A South Yorkshire farmer is calling for the council to tackle a persistent problem with fly-tipping on his 500 acre farm, which is costing him hundreds of pounds to remove.
Michael Longford, aged 61, has lived and worked at Hall Farm, Rotherham for the majority of his life, but in recent months he has been blighted by a ongoing issue with fly-tipping that is causing strain between the owners of the estate and himself.
The farm, which is situated close to Ulley reservoir, sits on a 500 acre plot of land owned by the Lord of Halifax, and has been rented by Michael’s family for three generations.
He said: “We now have to deal with fly-tipping on a regular basis, around once or twice a week we have to remove the rubbish. I’ve contacted the council about the issue but they just say well it’s your land so it’s your responsibility.
“We’re incurring the costs to take it away, it can cost around £100 for a skip or more. It's been going on for months, there’s all sorts left there. Everything from a kitchen sink to a bed and various furniture and sometimes there can even be cannabis growing matter.”
And, Michael says he is now getting grief from the estate because of the recurring problem.
“It’s been getting worse in recent months,” he added. “With Christmas coming up I think it might get even worse. It looks like it could be van loads or small tipper style trucks that come and dump the rubbish.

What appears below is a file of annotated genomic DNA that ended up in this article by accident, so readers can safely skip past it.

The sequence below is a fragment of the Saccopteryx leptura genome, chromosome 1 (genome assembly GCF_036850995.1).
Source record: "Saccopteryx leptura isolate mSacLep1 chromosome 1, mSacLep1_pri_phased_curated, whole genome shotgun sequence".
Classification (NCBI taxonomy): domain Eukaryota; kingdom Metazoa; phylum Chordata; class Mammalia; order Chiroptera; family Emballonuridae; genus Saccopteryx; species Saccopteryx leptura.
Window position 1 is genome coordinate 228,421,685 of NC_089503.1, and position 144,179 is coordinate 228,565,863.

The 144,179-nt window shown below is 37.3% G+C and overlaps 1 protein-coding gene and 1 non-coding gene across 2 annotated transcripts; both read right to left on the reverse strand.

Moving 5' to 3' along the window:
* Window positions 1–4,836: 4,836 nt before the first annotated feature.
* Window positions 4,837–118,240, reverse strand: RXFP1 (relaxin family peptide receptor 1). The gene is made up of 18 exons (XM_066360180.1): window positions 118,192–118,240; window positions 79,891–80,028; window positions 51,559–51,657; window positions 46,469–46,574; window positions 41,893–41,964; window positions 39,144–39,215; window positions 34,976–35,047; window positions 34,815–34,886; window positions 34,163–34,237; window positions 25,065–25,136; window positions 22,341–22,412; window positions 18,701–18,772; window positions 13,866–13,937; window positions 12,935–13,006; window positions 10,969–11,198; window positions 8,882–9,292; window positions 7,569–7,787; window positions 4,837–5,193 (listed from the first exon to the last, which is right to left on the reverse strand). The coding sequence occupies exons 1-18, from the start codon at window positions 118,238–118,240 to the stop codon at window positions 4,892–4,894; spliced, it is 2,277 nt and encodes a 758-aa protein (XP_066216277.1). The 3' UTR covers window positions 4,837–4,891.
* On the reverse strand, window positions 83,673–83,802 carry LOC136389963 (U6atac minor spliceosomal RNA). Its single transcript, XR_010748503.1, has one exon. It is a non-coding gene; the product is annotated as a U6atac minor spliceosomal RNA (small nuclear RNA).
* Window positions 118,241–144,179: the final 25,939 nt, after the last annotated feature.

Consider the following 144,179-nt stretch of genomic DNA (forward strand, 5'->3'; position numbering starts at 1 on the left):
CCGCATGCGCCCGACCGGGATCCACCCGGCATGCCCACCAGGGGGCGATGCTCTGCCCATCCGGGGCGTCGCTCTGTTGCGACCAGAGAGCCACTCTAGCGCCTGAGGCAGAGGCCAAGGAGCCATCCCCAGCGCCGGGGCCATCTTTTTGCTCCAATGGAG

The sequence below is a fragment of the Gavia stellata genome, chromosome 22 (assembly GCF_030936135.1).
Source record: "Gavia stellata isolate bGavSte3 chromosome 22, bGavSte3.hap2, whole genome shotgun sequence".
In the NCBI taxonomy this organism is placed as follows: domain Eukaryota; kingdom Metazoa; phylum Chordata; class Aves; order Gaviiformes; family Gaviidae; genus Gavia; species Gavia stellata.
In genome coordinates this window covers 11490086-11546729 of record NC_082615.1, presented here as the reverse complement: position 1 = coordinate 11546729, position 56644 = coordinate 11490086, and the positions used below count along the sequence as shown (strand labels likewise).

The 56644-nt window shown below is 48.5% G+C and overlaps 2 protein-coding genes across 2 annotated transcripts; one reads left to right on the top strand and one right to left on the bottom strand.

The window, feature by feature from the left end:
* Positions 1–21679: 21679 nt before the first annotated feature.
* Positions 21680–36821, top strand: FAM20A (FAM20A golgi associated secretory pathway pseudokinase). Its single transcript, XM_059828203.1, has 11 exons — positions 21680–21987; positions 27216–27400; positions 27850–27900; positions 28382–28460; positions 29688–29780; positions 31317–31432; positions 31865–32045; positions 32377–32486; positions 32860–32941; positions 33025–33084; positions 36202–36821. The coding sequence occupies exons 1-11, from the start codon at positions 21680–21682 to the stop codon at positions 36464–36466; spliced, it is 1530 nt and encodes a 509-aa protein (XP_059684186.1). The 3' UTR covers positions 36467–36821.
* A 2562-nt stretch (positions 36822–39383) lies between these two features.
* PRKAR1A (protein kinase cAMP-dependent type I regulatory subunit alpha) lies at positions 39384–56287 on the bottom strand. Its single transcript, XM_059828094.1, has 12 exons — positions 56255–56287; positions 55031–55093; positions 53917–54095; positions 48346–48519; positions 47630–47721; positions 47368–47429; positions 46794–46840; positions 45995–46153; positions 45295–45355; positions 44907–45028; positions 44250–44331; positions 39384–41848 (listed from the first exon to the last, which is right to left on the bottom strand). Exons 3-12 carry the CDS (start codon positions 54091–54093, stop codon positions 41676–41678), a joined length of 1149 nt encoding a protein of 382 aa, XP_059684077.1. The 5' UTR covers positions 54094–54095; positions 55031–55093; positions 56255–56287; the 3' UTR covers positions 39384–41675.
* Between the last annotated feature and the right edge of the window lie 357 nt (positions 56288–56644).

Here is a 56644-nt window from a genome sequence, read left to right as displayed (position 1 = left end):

“We never seem to catch them, may be they come in the early hours of the morning or late at night. The council have put signs up saying no fly-tipping but it doesn’t stop them and we never catch anyone.”
In despair, Michael decided to put measures in place to deter fly-tippers, but all attempts have failed to rid them of the rubbish.
He said: “We’ve put tonne blocks, which we lifted with the forklift, on the entrance to the land and near the gates. We make it so they can't get in one gateway but they just get into another, or put the rubbish through hedges.
“And we have to constantly move the blocks to get machinery in, when we go to spray the fields or do other work, it isn’t practical.”
He says despite sending Rotherham council numerous letters, the issue does not seem to be getting any better and he has even written to Environmental Health for help.
A spokesperson for Rotherham Council said: “We are investigating fly-tipping and other waste offences in this area and we are progressing potential legal proceedings. Therefore it would not be appropriate to comment further till this has concluded."